Inter-birth Intervals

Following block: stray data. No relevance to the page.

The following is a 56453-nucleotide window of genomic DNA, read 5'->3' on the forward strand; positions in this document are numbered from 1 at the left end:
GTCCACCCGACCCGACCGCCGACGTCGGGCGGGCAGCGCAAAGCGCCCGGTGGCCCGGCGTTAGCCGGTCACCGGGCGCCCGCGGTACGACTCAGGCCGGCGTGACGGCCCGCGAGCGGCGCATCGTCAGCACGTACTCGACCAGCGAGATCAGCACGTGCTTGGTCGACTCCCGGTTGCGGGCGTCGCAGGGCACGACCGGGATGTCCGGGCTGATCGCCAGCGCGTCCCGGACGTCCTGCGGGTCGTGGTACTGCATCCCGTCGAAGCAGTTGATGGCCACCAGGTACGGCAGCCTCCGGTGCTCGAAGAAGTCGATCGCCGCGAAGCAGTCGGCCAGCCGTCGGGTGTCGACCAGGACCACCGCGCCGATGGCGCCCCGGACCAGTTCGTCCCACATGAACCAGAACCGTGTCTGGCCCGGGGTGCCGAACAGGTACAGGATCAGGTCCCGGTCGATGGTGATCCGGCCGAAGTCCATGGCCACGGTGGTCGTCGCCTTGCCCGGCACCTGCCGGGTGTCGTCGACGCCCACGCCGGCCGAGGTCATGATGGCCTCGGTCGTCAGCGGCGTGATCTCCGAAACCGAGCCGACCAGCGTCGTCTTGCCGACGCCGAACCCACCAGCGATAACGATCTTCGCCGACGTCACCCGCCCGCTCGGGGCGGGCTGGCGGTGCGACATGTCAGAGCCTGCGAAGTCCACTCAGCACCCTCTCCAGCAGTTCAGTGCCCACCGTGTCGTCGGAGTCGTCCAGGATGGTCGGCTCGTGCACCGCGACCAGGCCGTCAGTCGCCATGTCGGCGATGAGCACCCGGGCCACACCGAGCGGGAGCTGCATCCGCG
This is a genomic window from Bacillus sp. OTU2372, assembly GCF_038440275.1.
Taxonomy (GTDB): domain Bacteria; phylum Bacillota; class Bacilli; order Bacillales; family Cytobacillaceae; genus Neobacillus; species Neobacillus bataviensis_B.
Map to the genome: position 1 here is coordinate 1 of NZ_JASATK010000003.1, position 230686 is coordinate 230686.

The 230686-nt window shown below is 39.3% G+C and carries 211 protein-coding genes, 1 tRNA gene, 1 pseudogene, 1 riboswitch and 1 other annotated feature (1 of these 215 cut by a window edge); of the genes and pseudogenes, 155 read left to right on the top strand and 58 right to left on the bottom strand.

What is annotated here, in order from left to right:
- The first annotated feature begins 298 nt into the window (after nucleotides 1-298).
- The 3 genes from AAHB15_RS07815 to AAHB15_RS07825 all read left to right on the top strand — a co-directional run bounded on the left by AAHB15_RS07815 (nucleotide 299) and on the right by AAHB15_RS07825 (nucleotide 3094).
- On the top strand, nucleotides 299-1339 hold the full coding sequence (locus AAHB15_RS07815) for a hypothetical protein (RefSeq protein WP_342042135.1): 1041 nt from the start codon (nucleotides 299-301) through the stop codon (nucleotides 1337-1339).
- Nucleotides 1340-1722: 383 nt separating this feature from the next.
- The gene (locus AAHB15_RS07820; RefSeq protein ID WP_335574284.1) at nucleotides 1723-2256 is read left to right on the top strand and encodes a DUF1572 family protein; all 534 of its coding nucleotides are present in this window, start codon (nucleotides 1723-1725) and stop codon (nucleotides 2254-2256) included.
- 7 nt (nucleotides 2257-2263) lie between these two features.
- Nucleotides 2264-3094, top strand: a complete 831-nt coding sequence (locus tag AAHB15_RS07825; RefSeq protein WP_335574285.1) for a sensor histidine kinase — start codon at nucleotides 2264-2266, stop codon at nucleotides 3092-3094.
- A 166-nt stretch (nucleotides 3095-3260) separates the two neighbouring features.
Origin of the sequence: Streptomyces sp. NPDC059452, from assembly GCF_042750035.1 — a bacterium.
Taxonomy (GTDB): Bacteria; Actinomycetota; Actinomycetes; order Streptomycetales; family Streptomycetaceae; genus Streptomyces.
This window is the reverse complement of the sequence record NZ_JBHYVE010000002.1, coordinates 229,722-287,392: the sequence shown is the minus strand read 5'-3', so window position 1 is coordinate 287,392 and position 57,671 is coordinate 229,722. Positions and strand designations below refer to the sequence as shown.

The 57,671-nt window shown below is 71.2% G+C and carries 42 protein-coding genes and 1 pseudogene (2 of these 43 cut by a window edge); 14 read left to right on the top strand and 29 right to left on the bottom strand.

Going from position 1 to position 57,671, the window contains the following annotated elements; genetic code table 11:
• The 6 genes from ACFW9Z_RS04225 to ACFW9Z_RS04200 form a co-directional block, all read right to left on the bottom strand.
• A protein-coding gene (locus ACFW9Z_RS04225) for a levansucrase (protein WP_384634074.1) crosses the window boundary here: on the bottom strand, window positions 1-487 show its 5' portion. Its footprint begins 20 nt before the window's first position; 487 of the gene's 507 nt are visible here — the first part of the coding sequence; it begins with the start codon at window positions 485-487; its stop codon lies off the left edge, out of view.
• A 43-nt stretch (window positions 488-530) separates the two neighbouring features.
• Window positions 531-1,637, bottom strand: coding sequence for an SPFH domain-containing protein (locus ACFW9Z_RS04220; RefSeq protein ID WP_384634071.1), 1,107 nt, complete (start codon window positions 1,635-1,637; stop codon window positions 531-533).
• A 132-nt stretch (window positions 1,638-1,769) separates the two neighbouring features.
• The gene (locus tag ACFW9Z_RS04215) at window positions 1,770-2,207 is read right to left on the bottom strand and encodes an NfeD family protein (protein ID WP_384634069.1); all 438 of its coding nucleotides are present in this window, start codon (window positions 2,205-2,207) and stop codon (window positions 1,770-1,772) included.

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Life history theory predicts that inter-birth intervals (IBIs) will depend on a trade-off between maternal investment in current and future offspring/reproduction, mediated by somatic maintenance of the mother. IBIs are therefore influenced by amount of energy available to the mother and the infant. Usually IBI scales with the body size of the mother and the infant (larger relative body size of infant to mother = slower breeding). Human IBIs, however, are much shorter relative to body size than other apes (orangutans ~8y, chimpanzees and gorillas ~ 6y, gibbons ~3y, humans ~3-4 in natural fertility hunter-gatherer societies, ~2y in natural fertility, agricultural societies. One of the suggested reasons for our species’ relatively shorter IBI is the presence of cooperative breeding: help from other member(s) of the social group in provisioning the mother and/or the infant alleviates energetic constraints on the mother. Other cooperatively breeding species, like the South American callitrichids, and even ones that have little help from other members of their group other than carrying infants, show shorter IBIs than expected. Another potential factor alleviating energetic constraints on mothers in humans might have been the advent of meat-eating, which made early weaning possible starting 2.5 mya with the Homo lineage. While humans wean as early as ~2-4 years old in hunter-gatherer groups and ~1 year old in Western societies like the U.S., gorillas wean at about ~4.3 years old, chimpanzees wean at ~4 years old, orangutans at ~3 years old. Children as young as 3 and 5 years old have been found to contribute to their own caloric consumption among the Hadza, before they would have been weaned if humans had ‘normal’ weaning periods, so perhaps human children can also contribute to a reduction of maternal costs? ‘Mother-in-law’ effects have been found in various societies, leading to shorter IBIs but higher infant mortality and stillbirths. Evolutionarily, it is likely that this shift in life-history occurred in the Homo lineage, rather than in the australopithecines, who still show life-histories more similar to the other apes. E.g. age at first molar eruption in modern humans = 5-6.3 years old; ‘early modern’ humans = 6.5, same as Neanderthals; H. erectus = 4.5-5; habilis 3.8; A. africanus and afarensis and P. troglodytes = 3.

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